How to Fly to Europe on a Budget

The desire to fly is an idea handed down to us by our ancestors who looked enviously on the birds soaring freely through space on the infinite highway of the air.   

– Wilbur Wright

When we consider the thousands of daily flights around the world, aviation pioneer Wilbur Wright’s description of the sky as the ‘infinite highway of the air’ could be considered insightful, bordering on prophetic. 

While many Americans consider European travel to be prohibitively expensive, with proper research and some flexibility, flying to and around Europe is increasingly feasible on a budget — especially if you have points and miles to use. Travelers generally acquire these points and miles through airline loyalty and by making purchases using credit cards that accumulate travel miles.  

But even if you don’t have points and miles, you can still get to Europe, and even hop around a bit, while working with a limited budget. The single large ticket purchase will be getting across the pond, and even this expense is manageable with planning.

Of course, some destinations are cheaper to reach than others. So let’s take a look at how to fly to Europe on a budget.

Best things to do in Ireland Dingle fields

How to Fly to Europe on a Budget

Given our research, each of the following cities offers affordable options from the United States and can be used as a jumping off spot for further travel in Europe.

  • Reykjavik, Iceland (Keflavik International)
  • Dublin, Ireland (Dublin Airport)
  • London, UK (Heathrow Airport)
  • London, UK (Gatwick Airport)
  • Stockholm, Sweden (Arlanda Airport)
  • Copenhagen, Denmark (Kastrup Airport)  

For purposes of visiting multiple countries in one trip, we chose a selection of North Atlantic countries that are in close proximity to each other.

By investigating a sample transatlantic flight (starting in Washington, DC, researched three months before departure) and connecting flights to the other destination cities on our list, we can start to chart out an economical plan for visiting our favorite European cities without spending an arm and a leg on airfare.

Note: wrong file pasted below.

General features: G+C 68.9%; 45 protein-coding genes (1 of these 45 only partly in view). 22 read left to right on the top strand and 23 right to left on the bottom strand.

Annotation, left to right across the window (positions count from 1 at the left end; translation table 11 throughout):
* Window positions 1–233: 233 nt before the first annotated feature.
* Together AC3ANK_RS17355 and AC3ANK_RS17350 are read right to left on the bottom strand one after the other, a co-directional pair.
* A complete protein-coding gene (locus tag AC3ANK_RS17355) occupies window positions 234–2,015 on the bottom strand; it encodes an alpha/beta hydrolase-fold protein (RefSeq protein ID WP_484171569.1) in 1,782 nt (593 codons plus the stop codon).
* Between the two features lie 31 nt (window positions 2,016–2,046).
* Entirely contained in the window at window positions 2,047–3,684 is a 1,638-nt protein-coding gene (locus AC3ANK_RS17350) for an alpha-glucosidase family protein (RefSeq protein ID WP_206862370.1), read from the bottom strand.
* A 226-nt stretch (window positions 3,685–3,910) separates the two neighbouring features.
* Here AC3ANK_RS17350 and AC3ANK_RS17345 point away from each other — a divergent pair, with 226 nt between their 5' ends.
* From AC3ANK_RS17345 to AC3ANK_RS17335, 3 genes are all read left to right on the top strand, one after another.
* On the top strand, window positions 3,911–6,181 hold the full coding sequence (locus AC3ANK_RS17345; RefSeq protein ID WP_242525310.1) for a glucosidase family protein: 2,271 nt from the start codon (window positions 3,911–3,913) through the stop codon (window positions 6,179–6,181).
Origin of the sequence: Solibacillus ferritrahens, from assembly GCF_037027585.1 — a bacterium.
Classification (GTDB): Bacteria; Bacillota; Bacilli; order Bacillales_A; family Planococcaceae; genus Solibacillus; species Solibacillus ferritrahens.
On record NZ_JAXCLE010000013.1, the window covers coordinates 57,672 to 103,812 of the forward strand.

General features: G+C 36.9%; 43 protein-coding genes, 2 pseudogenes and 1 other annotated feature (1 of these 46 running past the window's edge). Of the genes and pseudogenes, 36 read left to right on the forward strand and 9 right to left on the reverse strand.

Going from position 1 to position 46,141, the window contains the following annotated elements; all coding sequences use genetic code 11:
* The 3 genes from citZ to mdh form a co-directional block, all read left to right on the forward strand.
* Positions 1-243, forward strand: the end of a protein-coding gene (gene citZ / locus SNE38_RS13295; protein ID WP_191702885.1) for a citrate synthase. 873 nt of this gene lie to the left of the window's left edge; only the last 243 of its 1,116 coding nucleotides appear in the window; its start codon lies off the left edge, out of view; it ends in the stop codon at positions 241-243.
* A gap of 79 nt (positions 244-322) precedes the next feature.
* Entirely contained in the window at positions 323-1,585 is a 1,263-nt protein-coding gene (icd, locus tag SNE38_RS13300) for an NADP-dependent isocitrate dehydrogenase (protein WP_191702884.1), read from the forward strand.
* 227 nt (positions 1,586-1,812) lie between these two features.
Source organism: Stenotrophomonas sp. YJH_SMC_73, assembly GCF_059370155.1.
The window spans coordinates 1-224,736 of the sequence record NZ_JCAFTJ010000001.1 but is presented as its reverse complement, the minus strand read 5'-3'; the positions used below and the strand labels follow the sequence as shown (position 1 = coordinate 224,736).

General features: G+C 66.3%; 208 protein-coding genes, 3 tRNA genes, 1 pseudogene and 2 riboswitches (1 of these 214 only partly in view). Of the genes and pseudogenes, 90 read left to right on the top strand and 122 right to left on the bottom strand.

Reykjavik, Iceland (Keflavik International)

The Sun Voyager sculpture in Reykjavik, Iceland
The Sun Voyager sculpture in Reykjavik

Starting in Europe’s far north west, our first European city to visit can be viewed as a destination in its own right and a stepping stone to the rest of Europe.  Keflavik International Airport in Reykjavik, Iceland is the main hub of Icelandair and a major nexus of transatlantic travel. 

While it may be tempting to use Keflavik as only a layover, Iceland offers many reasons to qualify as a legitimate piece of the itinerary.  From astonishing black beaches to decadent hot springs, this unique island nation is worth a jump across the puddle. It is also a very reasonable fare from the east coast of the United States, rivaling many domestic flights.

Just keep in mind that food, accommodations, etc. in Iceland isn’t cheap, so you will need to budget some of your flight savings on other things.

Sample Transatlantic Flight:
Airline: Icelandair
Route: Washington, DC (IAD) → Reykjavik, Iceland (KEF)
Cost: $379

If you want to continue on to the UK, Scandinavia, or Mainland Europe, it will cost a little more than from other destinations, because it is a further distance.

Reykjavik → Dublin = $204 (British Airways)
Reykjavik → London (LHR)= $131 (British Airways)
Reykjavik → London (LGW)= $76 (Wizz Air UK)

All in all, with a combined airfare of $450 – $650, a stop through Reykjavik on your way to another European city may be a great way to see some one-of-a-kind natural and cultural wonders.

Dublin, Ireland (Dublin Airport)

Temple Bar in Dublin
Temple Bar

Hopping one island closer to mainland Europe, we get to our next European city to visit: Dublin, Ireland.  Dublin is a relatively inexpensive city with a lot of history and close proximity to the coast and unrivaled pastoral beauty. 

While Aer Lingus is the flag carrier airline for the Emerald Isle, it is the second largest airline. The largest Irish airline, Ryanair, generally offers more competitive fares, as do several other international airlines based in the north Atlantic.